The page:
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Sexualities, Bodies and Power

4 credits
GEND 6104 (Diploma/MSc)
GEND 7103 (MPhil)
GEND 8103 (PhD)

This course addresses the important area of sexualities and bodies which is an important area in feminist scholarship and gender studies. It highlights the continuous tension between bodies as natural and biological but also as socially and culturally constructed. The complexities of gender identities and their relationship with fixed bodies are addressed as well as the debates and discourses around acceptable and transgressive sexualities. The policy implications attendant on these issues will also be addressed.

The course takes an interdisciplinary and intersectional approach to examining social, historical, economic, artistic and cultural processes through which ideas about bodies, sexualities and gender have been and continue to be constructed. Gender ideologies are lived through the body, thoughts, emotions, spiritual practices and other aspects of our cultural contexts. Culture, and the ways it is created, consumed and understood, shapes who women and men feel expected to become and how they manage these expectations. Rather than simply looking at women’s and men’s experiences of subordination however, the course seeks to more fundamentally examine the varied impacts of cultural ideas about women and men. Nonetheless, it also points to ways in which unequal power structures and stereotypical and oppressive role models can be revealed and challenged.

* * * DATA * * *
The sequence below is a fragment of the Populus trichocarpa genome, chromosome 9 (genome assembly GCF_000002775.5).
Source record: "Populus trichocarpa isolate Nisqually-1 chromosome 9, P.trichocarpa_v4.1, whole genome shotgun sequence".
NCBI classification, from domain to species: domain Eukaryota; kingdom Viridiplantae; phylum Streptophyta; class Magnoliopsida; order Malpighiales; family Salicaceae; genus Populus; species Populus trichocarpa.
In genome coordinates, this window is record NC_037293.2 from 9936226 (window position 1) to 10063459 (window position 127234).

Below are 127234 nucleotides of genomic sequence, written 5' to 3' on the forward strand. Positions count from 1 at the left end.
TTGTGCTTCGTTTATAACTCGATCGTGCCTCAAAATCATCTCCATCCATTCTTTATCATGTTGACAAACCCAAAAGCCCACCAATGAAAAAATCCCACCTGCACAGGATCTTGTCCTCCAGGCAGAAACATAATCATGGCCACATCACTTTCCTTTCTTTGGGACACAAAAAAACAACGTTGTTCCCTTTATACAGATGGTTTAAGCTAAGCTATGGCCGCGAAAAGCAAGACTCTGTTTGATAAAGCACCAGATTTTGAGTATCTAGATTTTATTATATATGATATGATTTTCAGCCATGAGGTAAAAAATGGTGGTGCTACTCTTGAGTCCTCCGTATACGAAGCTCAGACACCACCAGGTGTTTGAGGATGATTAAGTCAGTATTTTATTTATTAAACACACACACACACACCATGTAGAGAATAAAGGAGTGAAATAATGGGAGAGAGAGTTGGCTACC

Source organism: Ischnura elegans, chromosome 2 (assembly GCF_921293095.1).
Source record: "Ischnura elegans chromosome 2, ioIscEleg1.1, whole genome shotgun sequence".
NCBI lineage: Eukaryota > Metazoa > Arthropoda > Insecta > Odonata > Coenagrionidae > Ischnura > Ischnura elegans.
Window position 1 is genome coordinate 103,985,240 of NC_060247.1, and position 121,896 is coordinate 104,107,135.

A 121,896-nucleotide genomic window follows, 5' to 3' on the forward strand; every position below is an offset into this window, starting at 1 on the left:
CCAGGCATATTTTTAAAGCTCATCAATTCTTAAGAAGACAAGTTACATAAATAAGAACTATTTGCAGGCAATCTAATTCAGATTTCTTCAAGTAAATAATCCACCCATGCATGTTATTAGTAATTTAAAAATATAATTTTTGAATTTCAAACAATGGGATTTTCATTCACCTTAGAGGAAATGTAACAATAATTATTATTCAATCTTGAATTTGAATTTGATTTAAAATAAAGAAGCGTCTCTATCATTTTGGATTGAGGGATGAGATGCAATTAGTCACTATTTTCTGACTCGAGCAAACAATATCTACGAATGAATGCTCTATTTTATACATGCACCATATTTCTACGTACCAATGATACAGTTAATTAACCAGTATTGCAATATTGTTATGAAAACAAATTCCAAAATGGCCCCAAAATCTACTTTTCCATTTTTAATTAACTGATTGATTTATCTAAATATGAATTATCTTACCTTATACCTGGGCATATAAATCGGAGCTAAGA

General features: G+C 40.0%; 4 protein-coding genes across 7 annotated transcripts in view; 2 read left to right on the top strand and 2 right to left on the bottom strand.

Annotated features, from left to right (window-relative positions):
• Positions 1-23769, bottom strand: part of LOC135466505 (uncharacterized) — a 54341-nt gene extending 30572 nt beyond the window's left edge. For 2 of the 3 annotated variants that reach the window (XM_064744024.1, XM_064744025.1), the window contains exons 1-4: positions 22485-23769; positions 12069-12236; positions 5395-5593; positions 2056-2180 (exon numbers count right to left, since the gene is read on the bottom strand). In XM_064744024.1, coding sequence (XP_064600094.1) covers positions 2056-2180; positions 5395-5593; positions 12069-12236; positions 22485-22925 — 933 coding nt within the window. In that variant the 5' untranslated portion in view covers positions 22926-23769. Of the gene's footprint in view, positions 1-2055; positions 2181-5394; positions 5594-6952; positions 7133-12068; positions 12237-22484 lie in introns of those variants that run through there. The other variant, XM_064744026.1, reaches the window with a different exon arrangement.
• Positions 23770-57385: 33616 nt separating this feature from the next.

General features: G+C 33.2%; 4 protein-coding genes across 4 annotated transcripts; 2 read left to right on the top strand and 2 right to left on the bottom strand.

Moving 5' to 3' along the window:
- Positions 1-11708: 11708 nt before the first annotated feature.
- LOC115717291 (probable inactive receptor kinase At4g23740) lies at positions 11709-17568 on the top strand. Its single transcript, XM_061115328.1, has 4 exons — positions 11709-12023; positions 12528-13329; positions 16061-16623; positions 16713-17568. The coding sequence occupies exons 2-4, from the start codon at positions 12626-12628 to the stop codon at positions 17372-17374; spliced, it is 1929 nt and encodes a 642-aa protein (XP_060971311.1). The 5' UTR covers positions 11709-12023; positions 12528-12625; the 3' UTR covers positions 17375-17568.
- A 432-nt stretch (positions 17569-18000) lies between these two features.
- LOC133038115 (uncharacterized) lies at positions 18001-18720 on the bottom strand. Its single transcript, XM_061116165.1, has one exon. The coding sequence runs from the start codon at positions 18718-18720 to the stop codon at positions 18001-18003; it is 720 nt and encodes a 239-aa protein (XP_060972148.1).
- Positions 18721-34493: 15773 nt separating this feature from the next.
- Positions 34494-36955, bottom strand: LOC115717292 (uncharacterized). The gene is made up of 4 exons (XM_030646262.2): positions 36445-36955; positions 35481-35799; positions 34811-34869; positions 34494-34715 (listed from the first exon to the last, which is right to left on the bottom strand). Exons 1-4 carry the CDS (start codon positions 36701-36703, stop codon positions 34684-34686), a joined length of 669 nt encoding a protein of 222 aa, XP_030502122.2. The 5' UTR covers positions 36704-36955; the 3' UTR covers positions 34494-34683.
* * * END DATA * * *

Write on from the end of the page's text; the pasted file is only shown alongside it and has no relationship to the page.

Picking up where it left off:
For this reason, the course examines theories of sex, sexuality, bodies and gender as they are debated, negotiated and lived around the world. In this way it encourages students to see how sources of knowledge emerge from western and non-western centres, and the extent to which Western theories of sexuality and gender are both useful and problematic in understanding Caribbean realities. The course introduces students to foundational writings in the study of sexualities while also introducing the growing queer studies and masculinities literatures, and asks students to consider future directions in the study of sexualities and bodies as scholarship on gendered power relations continues to grow.


  • Explain and exemplify ways that bodies are gendered, raced and classed;
  • List, define and summarise key conceptual and theoretical tools for the analysis of sexualities and related issues;
  • Compare, apply and critique feminist and other approaches to analysing the complexities of human sexualities;
  • Describe and explain the relationship between sexual pleasure and social power and exemplify their wider societal implications;
  • Recommend policy interventions in the related areas.